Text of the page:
Forum for Science, Industry and Business

Sponsored by:     3M 
Search our Site:

 

Scientists Step Up Hunt for Bacterial Genes Tied to Lyme Disease

29.10.2012
Investigators at The University of Texas Health Science Center at Houston (UTHealth) have accelerated the search for the bacterial genes that make the Lyme disease bacterium so invasive and persistent. The discovery could advance the diagnosis and treatment of this disease, which affects an estimated 30,000 Americans each year.
The researchers have developed a new technique that allowed them to test 15 times more bacterial genes than had been evaluated in the previous 30 years to ascertain their roles in infection. Findings appeared Oct. 25 in the journal The Public Library of Science ONE (PLOS ONE), an international, peer-reviewed, open-access, online publication.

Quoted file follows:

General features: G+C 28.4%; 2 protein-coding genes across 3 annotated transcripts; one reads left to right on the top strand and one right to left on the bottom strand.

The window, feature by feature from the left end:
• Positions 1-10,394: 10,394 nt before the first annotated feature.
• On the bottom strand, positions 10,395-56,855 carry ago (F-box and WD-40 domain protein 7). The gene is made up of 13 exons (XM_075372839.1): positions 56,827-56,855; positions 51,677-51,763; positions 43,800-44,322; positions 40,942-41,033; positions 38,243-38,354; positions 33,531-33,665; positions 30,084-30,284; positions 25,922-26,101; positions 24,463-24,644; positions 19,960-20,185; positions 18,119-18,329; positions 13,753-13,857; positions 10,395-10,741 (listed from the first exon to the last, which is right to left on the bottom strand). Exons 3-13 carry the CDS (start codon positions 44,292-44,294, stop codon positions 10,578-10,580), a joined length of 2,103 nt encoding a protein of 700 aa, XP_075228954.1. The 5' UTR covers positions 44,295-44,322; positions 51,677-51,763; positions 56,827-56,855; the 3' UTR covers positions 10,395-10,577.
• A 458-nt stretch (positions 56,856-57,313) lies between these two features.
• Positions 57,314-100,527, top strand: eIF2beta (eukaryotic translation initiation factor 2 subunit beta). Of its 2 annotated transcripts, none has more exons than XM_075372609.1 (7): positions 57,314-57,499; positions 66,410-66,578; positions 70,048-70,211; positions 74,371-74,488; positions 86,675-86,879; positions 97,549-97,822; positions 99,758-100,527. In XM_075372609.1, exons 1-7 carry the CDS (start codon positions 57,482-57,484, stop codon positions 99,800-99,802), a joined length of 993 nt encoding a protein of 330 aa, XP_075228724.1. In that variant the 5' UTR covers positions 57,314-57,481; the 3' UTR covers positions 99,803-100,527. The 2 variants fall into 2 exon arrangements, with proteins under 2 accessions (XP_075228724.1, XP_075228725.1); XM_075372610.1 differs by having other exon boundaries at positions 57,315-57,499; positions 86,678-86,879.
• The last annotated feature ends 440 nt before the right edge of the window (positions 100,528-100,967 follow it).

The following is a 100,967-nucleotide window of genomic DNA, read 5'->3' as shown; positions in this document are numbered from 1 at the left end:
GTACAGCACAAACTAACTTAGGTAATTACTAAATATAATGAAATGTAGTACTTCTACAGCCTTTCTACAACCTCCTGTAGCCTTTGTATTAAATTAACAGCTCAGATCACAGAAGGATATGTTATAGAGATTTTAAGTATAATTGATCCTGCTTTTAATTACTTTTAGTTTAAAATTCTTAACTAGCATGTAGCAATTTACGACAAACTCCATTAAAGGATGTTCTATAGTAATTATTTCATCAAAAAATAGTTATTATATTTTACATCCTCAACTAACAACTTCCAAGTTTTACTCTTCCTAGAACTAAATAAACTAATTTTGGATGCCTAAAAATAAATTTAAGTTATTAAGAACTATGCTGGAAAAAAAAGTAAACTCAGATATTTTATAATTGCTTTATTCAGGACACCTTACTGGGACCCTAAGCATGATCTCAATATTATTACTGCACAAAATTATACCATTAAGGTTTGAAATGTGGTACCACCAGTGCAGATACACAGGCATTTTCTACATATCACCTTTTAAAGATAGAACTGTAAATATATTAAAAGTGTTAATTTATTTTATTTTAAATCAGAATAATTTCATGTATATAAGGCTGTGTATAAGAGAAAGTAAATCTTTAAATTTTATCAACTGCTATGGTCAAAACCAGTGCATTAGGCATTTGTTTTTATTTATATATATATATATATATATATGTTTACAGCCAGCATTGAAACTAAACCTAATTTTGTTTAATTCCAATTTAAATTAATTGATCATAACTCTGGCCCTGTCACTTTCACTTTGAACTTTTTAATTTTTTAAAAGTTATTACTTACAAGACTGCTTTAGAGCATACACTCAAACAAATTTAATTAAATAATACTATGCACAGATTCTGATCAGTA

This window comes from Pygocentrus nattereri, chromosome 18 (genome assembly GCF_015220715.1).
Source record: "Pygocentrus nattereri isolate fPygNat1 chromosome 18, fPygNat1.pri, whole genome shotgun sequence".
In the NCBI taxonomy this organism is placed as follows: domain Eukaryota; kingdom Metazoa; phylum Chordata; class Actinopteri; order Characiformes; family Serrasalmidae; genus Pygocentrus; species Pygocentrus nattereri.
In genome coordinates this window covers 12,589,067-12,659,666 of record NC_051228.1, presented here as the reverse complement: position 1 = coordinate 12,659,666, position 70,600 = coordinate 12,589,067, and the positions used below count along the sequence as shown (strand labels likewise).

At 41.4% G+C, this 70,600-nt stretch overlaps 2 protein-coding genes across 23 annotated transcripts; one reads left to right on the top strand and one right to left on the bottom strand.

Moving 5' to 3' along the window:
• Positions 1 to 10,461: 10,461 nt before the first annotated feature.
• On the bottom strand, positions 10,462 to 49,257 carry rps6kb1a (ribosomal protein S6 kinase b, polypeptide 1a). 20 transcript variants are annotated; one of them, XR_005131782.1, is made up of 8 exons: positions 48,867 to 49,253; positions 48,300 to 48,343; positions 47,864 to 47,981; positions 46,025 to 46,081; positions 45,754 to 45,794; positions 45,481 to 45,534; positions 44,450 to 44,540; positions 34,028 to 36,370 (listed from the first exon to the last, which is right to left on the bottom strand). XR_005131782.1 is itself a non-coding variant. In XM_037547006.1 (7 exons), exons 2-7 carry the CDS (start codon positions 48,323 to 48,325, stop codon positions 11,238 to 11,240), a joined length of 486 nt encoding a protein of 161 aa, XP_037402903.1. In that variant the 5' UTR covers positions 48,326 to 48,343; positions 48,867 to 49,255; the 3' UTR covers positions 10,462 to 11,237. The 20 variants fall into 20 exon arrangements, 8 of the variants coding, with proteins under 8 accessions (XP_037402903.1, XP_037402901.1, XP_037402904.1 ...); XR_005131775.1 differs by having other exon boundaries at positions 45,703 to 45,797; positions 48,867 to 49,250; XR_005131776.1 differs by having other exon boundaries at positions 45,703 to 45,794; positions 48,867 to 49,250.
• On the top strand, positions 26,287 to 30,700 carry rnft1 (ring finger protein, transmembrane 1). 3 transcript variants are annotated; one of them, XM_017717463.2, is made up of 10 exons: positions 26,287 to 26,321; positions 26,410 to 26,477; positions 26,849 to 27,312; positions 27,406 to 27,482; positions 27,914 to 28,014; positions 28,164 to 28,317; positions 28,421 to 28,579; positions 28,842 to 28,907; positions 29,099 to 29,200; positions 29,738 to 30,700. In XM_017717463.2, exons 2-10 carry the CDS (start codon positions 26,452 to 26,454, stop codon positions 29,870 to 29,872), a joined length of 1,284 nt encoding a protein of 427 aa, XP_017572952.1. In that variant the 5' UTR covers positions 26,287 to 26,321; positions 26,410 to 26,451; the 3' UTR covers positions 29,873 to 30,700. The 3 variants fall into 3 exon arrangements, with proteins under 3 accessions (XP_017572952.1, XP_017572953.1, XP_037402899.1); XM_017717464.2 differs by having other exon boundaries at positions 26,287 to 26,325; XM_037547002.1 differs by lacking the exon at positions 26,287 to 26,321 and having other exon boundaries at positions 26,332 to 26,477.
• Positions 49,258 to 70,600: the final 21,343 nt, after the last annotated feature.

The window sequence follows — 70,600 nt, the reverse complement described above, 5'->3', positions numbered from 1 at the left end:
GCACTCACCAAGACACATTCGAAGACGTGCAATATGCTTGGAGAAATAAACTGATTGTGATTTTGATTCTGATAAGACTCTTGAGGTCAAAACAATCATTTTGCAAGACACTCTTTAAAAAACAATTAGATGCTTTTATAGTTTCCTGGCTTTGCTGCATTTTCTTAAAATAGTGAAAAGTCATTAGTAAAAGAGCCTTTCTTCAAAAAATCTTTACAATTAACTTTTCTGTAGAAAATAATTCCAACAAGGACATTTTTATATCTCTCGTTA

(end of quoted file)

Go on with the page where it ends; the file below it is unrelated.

Scientists hope to use this information to unravel the mystery of how the spiral-shaped bacterium Borrelia burgdorferi causes Lyme disease. Ticks carry the bacterium and transfer it to animals and humans when the tiny spider-like creatures bite. The Lyme disease microorganism was discovered in 1981.

“We believe that this will be one of the most significant publications in Lyme disease in the next several years. This global approach will help ‘move the field forward’ and also serve as a model for other pathogens with similar properties,” said Steven Norris, Ph.D., the study’s senior author and the vice chair for research in the Department of Pathology and Laboratory Medicine at the UTHealth Medical School.